Technologies for dewatering aquaculture biosolids. Intensive aquaculture systems utilize solids capture mechanisms such as settling basins and microscreen filters to remove uneaten feed, feces, and biofloc from fish culture water. Although effective in solids removal from fish production systems, backwashing of these mechanisms produces a waste stream that still contains too much water to remain cost-competitive for most traditional manure disposal methods. The biosolids capture, nutrient retention, dewatering effectiveness, and operational complexities of three technologies: gravity thickening settlers (i.e., settling cones), belt filters, and geotextile bag filters were evaluated and compared. The belt filter produced the cleanest discharge and highest treatment efficiencies, but its operation was more complicated and time consuming than the other processes. This research identifies better waste management technologies and practices that can be implemented to improve waste capture, dewatering, and disposal at aquaculture facilities. This accomplishment aligns with the Sustainability and Environmental Compatibility of Aquaculture (Water Use and Reuse; Effluent Management Control; Environmental Sustainability) component of NP 106.
Ozonation improves fish growth, survival, and health in systems that recirculate water. Fish culture systems that recirculate water allow greater control of the rearing environment, including water temperature, by minimizing water use, and placing wastes into a concentrated and relatively small volume effluent that is easier to treat. However, suspended solids, refractory organic molecules, fine particulate matter, certain metals (e.g., copper), and microbial populations can accumulate and potentially compromise water quality and fish health in culture systems that recirculate water. Six replicated systems that were either ozonated or not-ozonated were evaluated to determine if the controlled applications of ozone would significantly improve water quality, fish performance and welfare. Results indicate that applying controlled levels of ozone to water being recirculated in a tight water reuse system (i.e., 99.7% of flow was reused) reduced suspended solids, water color, fine particulate matter, microbial populations, and copper, as well as improved rainbow trout growth, survival, and health without resorting to high system flushing rates. These findings are expected to produce healthier and more growth promoting environments under conditions where water use is restricted due to water availability or pollution abatement requirements. This accomplishment aligns with the NP 106 Aquaculture Program Components: Aquaculture Production Systems (Production Intensity) and Sustainability and Environmental Compatibility of Aquaculture (Water Use & Reuse).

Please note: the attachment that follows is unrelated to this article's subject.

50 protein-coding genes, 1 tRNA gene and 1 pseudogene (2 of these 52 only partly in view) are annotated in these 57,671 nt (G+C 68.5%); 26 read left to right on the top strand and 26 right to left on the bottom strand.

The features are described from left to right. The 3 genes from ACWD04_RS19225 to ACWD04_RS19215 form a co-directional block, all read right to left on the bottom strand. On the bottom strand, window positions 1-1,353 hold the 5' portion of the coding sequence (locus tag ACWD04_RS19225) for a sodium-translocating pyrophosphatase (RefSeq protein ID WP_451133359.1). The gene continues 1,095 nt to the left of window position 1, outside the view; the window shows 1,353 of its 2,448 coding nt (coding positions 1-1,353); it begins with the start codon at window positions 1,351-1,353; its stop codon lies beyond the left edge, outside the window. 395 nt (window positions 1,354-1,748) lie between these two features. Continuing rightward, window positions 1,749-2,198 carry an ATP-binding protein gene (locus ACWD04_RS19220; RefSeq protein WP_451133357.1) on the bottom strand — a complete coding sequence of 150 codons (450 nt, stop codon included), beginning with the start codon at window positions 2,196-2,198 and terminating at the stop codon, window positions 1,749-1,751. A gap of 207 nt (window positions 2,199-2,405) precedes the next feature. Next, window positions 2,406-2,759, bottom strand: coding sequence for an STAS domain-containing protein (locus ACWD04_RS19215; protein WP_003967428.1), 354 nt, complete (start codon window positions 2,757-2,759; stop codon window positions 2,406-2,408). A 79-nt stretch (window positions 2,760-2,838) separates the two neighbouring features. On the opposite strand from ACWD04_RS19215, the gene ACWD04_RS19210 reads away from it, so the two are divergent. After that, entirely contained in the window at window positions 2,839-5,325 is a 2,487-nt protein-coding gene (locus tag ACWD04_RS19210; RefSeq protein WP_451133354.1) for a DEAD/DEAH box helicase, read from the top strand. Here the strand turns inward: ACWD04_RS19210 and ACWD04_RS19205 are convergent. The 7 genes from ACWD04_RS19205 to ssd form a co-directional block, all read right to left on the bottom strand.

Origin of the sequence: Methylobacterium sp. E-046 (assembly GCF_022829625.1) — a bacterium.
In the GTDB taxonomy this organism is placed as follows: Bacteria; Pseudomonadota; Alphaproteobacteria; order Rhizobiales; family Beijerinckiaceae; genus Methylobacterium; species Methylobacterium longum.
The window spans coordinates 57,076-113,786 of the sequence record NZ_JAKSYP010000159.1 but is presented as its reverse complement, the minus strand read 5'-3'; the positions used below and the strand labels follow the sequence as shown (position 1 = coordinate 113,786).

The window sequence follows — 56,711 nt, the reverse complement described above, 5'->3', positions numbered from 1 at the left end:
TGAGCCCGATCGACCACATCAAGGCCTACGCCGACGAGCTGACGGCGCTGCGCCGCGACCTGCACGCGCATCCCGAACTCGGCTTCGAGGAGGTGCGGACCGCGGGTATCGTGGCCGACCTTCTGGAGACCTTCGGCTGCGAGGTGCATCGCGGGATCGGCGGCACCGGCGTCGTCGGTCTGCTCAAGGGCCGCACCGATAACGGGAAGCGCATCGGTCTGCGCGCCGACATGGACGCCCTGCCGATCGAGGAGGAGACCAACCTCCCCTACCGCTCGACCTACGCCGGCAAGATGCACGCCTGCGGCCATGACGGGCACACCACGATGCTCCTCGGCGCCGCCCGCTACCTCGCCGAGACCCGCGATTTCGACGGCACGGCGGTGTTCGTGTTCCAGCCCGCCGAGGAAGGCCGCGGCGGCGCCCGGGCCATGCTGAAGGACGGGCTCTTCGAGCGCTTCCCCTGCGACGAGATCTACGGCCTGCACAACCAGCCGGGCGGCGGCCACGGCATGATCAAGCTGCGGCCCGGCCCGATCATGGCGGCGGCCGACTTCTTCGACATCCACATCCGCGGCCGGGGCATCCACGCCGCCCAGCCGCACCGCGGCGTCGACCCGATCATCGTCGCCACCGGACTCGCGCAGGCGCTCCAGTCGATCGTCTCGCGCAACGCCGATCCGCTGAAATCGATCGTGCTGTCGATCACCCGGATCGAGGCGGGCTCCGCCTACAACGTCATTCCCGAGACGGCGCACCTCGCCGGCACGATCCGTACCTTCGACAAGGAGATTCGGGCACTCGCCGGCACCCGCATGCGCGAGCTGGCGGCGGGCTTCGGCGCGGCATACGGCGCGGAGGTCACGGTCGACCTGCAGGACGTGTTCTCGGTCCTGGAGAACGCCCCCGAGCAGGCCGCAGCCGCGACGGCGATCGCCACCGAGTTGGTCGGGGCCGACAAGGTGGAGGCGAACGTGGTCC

5.Significant Activities that Support Special Target Populations
Technical support in aquaculture engineering, fish health and biosecurity, and trout and Arctic char culture has been provided across the Appalachian region. This work supports economic development in a region where many counties are rated as economically distressed and unemployment rates are greater than 10%. Across the Appalachian states of West Virginia, Kentucky, Virginia, Maryland and Pennsylvania, there are many natural resources that appear to represent potential development opportunities. Current production figures indicate that the Mid-Atlantic Highlands region has not yet participated in the general expansion of the aquaculture industry in the U.S.
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Wysocki, L.E., Davidson, J., Smith, M.E., Frankel, A., Ellison, W., Mazik, P.M., Popper, A.N., Bebak, J.A. 2007. Effects of aquaculture noise on hearing, growth, and disease resistance of rainbow trout Oncorhynchus mykiss. Aquaculture. 272:687-697.